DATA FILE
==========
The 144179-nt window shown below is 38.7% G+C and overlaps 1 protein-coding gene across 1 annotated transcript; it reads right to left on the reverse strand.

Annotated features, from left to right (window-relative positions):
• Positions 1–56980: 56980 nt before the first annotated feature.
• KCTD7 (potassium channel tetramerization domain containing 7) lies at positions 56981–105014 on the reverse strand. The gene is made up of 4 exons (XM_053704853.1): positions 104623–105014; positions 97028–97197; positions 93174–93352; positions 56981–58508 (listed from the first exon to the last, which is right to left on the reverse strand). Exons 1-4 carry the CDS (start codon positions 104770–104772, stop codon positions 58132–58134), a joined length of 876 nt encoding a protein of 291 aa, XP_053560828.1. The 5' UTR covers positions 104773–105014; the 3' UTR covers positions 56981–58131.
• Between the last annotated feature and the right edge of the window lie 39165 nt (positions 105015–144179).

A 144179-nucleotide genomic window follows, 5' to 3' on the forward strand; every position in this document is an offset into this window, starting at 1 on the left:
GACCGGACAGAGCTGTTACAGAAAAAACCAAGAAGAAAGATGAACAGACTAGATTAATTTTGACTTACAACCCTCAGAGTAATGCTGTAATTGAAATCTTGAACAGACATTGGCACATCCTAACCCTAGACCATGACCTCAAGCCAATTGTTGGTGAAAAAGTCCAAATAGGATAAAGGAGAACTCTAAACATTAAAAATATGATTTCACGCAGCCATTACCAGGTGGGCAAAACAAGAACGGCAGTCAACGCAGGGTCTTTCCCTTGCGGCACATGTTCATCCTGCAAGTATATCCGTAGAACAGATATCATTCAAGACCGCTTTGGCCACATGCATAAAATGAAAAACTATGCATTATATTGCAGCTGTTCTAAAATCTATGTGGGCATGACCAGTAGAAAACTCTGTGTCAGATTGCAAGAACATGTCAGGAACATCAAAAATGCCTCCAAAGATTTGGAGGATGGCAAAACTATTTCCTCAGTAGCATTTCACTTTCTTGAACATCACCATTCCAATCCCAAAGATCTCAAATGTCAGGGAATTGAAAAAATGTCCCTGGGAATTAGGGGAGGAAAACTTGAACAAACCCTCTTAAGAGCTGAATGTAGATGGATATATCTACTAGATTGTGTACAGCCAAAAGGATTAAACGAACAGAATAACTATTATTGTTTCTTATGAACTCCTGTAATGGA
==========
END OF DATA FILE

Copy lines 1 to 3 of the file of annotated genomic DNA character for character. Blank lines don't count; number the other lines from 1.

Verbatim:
The 144179-nt window shown below is 38.7% G+C and overlaps 1 protein-coding gene across 1 annotated transcript; it reads right to left on the reverse strand.

Annotated features, from left to right (window-relative positions):
• Positions 1–56980: 56980 nt before the first annotated feature.